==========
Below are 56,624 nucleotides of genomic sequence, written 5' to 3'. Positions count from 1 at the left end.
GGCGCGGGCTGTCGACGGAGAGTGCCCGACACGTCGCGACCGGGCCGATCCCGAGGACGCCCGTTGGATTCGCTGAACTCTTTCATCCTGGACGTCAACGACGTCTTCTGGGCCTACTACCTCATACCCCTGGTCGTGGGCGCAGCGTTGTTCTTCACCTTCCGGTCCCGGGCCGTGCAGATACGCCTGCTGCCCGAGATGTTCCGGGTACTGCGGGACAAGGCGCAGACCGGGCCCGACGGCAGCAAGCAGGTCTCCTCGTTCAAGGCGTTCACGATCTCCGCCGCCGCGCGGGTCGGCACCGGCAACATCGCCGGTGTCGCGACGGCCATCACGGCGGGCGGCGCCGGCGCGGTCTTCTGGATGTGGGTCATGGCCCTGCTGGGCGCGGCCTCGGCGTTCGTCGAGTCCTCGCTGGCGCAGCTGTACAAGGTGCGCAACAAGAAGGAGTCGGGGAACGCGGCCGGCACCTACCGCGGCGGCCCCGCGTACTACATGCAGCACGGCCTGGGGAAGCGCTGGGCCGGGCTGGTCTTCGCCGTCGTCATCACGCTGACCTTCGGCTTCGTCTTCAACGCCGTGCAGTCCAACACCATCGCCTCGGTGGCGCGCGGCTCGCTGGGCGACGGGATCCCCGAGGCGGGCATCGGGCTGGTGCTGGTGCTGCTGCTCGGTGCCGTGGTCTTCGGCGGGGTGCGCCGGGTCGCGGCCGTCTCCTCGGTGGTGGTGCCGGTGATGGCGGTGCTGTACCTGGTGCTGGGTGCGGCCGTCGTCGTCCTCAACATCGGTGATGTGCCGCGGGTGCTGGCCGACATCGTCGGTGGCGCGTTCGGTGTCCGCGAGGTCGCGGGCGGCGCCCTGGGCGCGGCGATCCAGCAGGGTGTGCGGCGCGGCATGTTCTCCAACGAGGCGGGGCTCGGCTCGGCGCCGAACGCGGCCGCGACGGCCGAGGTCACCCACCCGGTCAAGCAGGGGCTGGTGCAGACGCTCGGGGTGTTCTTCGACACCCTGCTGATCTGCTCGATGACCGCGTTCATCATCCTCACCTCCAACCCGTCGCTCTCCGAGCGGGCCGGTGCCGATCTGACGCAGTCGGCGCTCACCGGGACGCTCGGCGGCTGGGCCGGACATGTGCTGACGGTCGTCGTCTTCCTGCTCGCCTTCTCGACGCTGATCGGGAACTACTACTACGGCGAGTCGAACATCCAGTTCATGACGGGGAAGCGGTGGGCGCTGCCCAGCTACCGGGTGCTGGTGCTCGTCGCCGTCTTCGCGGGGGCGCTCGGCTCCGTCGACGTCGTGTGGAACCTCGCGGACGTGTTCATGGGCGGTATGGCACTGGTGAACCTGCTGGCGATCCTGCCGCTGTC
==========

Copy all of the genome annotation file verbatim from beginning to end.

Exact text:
Below are 56,624 nucleotides of genomic sequence, written 5' to 3'. Positions count from 1 at the left end.
GGCGCGGGCTGTCGACGGAGAGTGCCCGACACGTCGCGACCGGGCCGATCCCGAGGACGCCCGTTGGATTCGCTGAACTCTTTCATCCTGGACGTCAACGACGTCTTCTGGGCCTACTACCTCATACCCCTGGTCGTGGGCGCAGCGTTGTTCTTCACCTTCCGGTCCCGGGCCGTGCAGATACGCCTGCTGCCCGAGATGTTCCGGGTACTGCGGGACAAGGCGCAGACCGGGCCCGACGGCAGCAAGCAGGTCTCCTCGTTCAAGGCGTTCACGATCTCCGCCGCCGCGCGGGTCGGCACCGGCAACATCGCCGGTGTCGCGACGGCCATCACGGCGGGCGGCGCCGGCGCGGTCTTCTGGATGTGGGTCATGGCCCTGCTGGGCGCGGCCTCGGCGTTCGTCGAGTCCTCGCTGGCGCAGCTGTACAAGGTGCGCAACAAGAAGGAGTCGGGGAACGCGGCCGGCACCTACCGCGGCGGCCCCGCGTACTACATGCAGCACGGCCTGGGGAAGCGCTGGGCCGGGCTGGTCTTCGCCGTCGTCATCACGCTGACCTTCGGCTTCGTCTTCAACGCCGTGCAGTCCAACACCATCGCCTCGGTGGCGCGCGGCTCGCTGGGCGACGGGATCCCCGAGGCGGGCATCGGGCTGGTGCTGGTGCTGCTGCTCGGTGCCGTGGTCTTCGGCGGGGTGCGCCGGGTCGCGGCCGTCTCCTCGGTGGTGGTGCCGGTGATGGCGGTGCTGTACCTGGTGCTGGGTGCGGCCGTCGTCGTCCTCAACATCGGTGATGTGCCGCGGGTGCTGGCCGACATCGTCGGTGGCGCGTTCGGTGTCCGCGAGGTCGCGGGCGGCGCCCTGGGCGCGGCGATCCAGCAGGGTGTGCGGCGCGGCATGTTCTCCAACGAGGCGGGGCTCGGCTCGGCGCCGAACGCGGCCGCGACGGCCGAGGTCACCCACCCGGTCAAGCAGGGGCTGGTGCAGACGCTCGGGGTGTTCTTCGACACCCTGCTGATCTGCTCGATGACCGCGTTCATCATCCTCACCTCCAACCCGTCGCTCTCCGAGCGGGCCGGTGCCGATCTGACGCAGTCGGCGCTCACCGGGACGCTCGGCGGCTGGGCCGGACATGTGCTGACGGTCGTCGTCTTCCTGCTCGCCTTCTCGACGCTGATCGGGAACTACTACTACGGCGAGTCGAACATCCAGTTCATGACGGGGAAGCGGTGGGCGCTGCCCAGCTACCGGGTGCTGGTGCTCGTCGCCGTCTTCGCGGGGGCGCTCGGCTCCGTCGACGTCGTGTGGAACCTCGCGGACGTGTTCATGGGCGGTATGGCACTGGTGAACCTGCTGGCGATCCTGCCGCTGTC